BVDD. The Power-up Timer will now be invoked and will
keep the chip in reset an additional 72 ms.
POWER-UP TIMER (PWRT)
The Power-up Timer provides a fixed 72 ms (nominal)
time-out on power-up only, from POR or Brown-out
Reset. The Power-up Timer operates on an internal RC
oscillator. The chip is kept in reset as long as PWRT is
active. The PWRT delay allows the VDD to rise to an
acceptable level. A configuration bit, PWRTE can
disable (if set) or enable (if cleared or programmed) the
Power-up Timer. The Power-up Timer should always be
enabled when Brown-out Reset is enabled.
If VDD drops below BVDD while the Power-up Timer is
running, the chip will go back into a Brown-out Reset
and the Power-up Timer will be re-initialized. Once VDD
rises above BVDD, the Power-Up Timer will execute a
72 ms reset. The Power-up Timer should always be
enabled when Brown-out Detect is enabled.
Figure 14-9 shows typical Brown-out situations.
FIGURE 14-9: BROWN-OUT SITUATIONS
VDD
Internal
Reset
BVDD
72 ms
VDD
Internal
Reset
BVDD
<72 ms
72 ms
VDD
Internal
Reset
 1999 Microchip Technology Inc.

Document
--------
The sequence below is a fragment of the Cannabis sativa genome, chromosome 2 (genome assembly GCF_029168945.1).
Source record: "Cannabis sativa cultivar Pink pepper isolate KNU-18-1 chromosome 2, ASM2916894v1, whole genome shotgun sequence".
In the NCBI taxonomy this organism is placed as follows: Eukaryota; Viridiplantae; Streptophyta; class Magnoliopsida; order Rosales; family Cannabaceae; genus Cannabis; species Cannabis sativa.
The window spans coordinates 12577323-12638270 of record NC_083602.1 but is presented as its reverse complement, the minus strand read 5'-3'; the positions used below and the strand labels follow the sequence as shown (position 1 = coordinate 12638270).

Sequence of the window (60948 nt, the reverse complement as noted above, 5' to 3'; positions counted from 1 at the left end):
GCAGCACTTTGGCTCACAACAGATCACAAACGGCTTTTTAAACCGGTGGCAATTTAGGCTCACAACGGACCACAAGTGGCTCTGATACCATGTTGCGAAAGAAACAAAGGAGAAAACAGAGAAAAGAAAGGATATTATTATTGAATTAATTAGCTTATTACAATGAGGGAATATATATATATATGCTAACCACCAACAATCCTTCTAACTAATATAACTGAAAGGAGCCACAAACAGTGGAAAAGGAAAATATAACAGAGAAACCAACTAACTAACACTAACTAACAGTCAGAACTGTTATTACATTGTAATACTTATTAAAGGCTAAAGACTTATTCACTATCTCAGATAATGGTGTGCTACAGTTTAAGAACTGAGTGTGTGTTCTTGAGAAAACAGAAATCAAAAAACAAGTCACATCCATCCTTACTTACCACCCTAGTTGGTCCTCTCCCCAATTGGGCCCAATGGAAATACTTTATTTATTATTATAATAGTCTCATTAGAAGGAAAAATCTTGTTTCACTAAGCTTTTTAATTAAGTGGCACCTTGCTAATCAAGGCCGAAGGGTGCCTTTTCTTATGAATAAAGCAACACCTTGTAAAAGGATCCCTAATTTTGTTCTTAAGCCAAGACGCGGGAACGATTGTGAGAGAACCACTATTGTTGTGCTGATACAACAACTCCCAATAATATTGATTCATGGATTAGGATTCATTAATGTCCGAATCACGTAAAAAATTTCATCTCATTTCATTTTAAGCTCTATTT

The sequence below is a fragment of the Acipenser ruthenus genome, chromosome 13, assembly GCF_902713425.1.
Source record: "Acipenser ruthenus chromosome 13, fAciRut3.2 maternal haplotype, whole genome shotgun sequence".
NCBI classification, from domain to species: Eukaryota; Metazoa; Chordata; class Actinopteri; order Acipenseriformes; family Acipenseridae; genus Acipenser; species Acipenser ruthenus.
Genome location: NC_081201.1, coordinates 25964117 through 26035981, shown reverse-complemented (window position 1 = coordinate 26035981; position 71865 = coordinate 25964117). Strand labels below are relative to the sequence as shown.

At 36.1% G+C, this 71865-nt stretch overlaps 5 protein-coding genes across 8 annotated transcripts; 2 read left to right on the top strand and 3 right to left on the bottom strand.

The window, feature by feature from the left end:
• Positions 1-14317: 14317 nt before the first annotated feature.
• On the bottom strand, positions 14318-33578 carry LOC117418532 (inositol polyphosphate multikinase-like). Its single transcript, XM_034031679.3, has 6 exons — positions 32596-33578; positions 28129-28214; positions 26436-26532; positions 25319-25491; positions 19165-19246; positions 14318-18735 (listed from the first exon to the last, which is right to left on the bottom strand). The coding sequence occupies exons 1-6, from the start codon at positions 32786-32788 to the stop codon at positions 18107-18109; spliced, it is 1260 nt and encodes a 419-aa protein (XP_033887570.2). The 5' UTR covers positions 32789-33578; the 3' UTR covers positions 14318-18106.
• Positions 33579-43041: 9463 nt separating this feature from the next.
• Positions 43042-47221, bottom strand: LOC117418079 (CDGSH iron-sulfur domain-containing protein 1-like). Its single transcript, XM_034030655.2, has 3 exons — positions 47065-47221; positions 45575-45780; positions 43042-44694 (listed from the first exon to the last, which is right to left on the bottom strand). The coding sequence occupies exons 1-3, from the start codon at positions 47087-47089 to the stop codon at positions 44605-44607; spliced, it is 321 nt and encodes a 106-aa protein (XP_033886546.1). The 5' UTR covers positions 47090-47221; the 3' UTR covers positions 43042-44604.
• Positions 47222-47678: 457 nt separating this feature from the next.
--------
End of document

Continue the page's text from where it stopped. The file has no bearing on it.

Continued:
BVDD
72 ms
Preliminary
DS40300B-page 101
PIC16F62X
14.5.5
TIME-OUT SEQUENCE
14.5.6
On power-up the time-out sequence is as follows: First
PWRT time-out is invoked after POR has expired. Then
OST is activated. The total time-out will vary based on
oscillator configuration and PWRTE bit status. For
example, in ER mode with PWRTE bit erased (PWRT
disabled), there will be no time-out at all. Figure 14-10,
Figure 14-11 and Figure 14-12 depict time-out
sequences.
The power control/status register, PCON (address
8Eh) has two bits.
Bit0 is BOD (Brown-out). BOD is unknown on
power-on-reset. It must then be set by the user and
checked on subsequent resets to see if BOD = 0
indicating that a brown-out has occurred. The BOD
status bit is a don’t care and is not necessarily
predictable if the brown-out circuit is disabled (by
setting BODEN bit = 0 in the Configuration word).
Since the time-outs occur from the POR pulse, if MCLR
is kept low long enough, the time-outs will expire. Then
bringing MCLR high will begin execution immediately
(see Figure 14-11). This is useful for testing purposes
or to synchronize more than one PIC16F62X device
operating in parallel.
Bit1 is POR (Power-on-reset). It is a ‘0’ on
power-on-reset and unaffected otherwise. The user
must write a ‘1’ to this bit following a power-on-reset.
On a subsequent reset if POR is ‘0’, it will indicate that
a power-on-reset must have occurred (VDD may have
gone too low).
Table 14-6 shows the reset conditions for some special
registers, while Table 14-7 shows the reset conditions
for all the registers.
TABLE 14-3:
POWER CONTROL (PCON)/